Tired as Tally was, carrying the board didn’t seem so impossible this time. She had stopped thinking of it as a toy, like a littlie’s balloon.

The hoverboard had become something more solid, something that obeyed its own rules, and that could be dangerous, too.

Tally figured that Shay was right about one thing: Being in the city all the time made everything fake, in a way. Like the buildings and bridges held up by hoverstruts, or jumping off a rooftop with a bungee jacket on, nothing was quite real there.

She was glad Shay had taken her out to the ruins. If nothing else, the mess left by the Rusties proved that things could go terribly wrong if you weren’t careful.

Close to the river the boards lightened up, and the two of them jumped on gratefully.

Shay groaned as they got their footing. “I don’t know about you, but I’m not taking another step tonight.”

“That’s for sure.”

Shay leaned forward and eased her board out onto the river, wrapping her dorm jacket around her shoulders against the spray of the rapids. Tally turned to take one last look back. With the clouds gone, she could just see the ruins from here.

She blinked. There seemed to be the barest flicker coming from over where the roller coaster had been.

Maybe it was just a trick of the light, a reflection of moonlight from some exposed piece of unrusted metal. “Shay?” she said softly.

“You coming or what?” Shay shouted over the roar of the river.

Tally blinked again, but couldn’t make out the flicker anymore. In any case, they were too far away.

Mentioning it to Shay would only make her anxious to go back. There was no way Tally was making the hike again.

And it probably was nothing.

Tally took a deep breath and shouted, “Come on, Skinny. Race you!” She urged her board onto the river, cutting into the cold spray and for a moment leaving a laughing Shay behind.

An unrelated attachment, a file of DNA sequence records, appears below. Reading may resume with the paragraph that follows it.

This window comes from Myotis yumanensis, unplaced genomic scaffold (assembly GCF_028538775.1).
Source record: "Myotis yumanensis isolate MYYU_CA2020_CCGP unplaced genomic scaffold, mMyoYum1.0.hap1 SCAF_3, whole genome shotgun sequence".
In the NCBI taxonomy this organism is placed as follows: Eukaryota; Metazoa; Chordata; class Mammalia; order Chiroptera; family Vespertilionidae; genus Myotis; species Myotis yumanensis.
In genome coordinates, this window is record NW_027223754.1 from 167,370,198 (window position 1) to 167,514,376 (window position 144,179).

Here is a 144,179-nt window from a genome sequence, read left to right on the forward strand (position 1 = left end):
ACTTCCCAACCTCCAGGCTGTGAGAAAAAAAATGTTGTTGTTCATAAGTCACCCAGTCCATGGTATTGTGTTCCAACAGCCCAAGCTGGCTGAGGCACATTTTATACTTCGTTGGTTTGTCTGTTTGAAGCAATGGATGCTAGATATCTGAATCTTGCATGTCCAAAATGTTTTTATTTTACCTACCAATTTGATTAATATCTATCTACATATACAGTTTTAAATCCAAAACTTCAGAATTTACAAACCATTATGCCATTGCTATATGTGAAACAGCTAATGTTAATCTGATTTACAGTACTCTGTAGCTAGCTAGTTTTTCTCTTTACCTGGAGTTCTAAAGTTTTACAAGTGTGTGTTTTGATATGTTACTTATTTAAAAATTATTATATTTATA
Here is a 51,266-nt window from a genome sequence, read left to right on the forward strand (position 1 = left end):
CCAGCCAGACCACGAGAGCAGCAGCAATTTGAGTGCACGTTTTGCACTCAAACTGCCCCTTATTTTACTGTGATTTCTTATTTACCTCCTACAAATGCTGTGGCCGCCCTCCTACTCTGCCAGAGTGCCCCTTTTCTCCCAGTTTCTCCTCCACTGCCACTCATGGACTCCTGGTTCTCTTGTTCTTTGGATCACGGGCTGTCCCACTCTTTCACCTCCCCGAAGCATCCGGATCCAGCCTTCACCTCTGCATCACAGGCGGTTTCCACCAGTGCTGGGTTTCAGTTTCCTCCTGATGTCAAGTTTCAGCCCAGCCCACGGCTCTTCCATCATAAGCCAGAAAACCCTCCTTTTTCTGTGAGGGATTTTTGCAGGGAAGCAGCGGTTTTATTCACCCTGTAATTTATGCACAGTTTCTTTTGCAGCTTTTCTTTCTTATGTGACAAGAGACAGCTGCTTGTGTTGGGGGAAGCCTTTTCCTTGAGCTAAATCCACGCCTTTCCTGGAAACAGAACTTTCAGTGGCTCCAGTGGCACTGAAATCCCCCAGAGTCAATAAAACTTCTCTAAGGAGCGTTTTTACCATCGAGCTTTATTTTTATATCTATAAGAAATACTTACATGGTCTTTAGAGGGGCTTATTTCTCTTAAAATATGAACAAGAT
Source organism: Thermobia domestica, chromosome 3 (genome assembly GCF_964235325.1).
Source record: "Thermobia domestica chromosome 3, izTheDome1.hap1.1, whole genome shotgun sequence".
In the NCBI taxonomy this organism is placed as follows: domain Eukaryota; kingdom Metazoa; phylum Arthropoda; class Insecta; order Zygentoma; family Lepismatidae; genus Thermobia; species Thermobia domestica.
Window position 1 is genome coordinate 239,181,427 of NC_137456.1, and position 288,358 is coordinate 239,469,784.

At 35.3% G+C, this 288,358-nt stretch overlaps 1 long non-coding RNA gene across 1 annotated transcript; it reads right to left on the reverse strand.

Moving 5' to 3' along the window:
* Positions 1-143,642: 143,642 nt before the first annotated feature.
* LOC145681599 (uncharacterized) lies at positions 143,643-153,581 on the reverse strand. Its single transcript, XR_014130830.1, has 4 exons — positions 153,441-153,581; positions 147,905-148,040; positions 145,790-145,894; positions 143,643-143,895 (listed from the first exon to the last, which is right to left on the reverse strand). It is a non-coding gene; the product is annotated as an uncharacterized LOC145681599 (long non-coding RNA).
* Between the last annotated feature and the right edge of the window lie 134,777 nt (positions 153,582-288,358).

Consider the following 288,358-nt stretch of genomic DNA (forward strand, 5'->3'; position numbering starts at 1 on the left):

“Look at them all. What dorks.”

“Did we ever look like that?”

“Probably. But just because we were dorks doesn’t mean they’re not.”

Tally nodded, trying to remember what being twelve was like, what the dorm had looked like on her first day there. She remembered how intimidating the building had seemed. Much bigger than Sol and Ellie’s house, of course, and bigger than the huts that littlies went to school in, one teacher and ten students to each one.

Now the dorm seemed so small and claustrophobic. Painfully childish, with its bright colors and padded stairs. So boring during the day and easy to escape at night.

The new uglies all stuck together in a tight group, afraid to stray too far from their guide. Their ugly little faces peered up at the dorm’s four-story height, their eyes full of wonder and terror.

Shay pulled her head back in through the window. “This is going to be so fun.”

“It’ll be one orientation they won’t forget.”

Summer was over in two weeks. The population of Tally’s dorm had been steadily dropping for the last year as seniors turned sixteen. It was almost time for a new batch to take their place. Tally watched the last few uglies make their way inside, gawky and nervous, unkempt and uncoordinated. Twelve was definitely the turning point, when you changed from a cute littlie into an oversize, under-educated ugly.

It was a stage of life she was glad to be leaving behind.

“You sure this thing is going to work?” Shay asked.

Tally smiled. It wasn’t often that Shay was the cautious one. She pointed at the collar of the bungee jacket. “You see that little green light? That means it’s working. It’s for emergencies, so it’s always ready to go.”

Shay’s hand slipped under the jacket to pull at her belly sensor, which meant she was nervous. “What if it knows there’s no real emergency?”

“It’s not that smart. You fall, it catches you. No tricks necessary.”

Shay shrugged and put it on.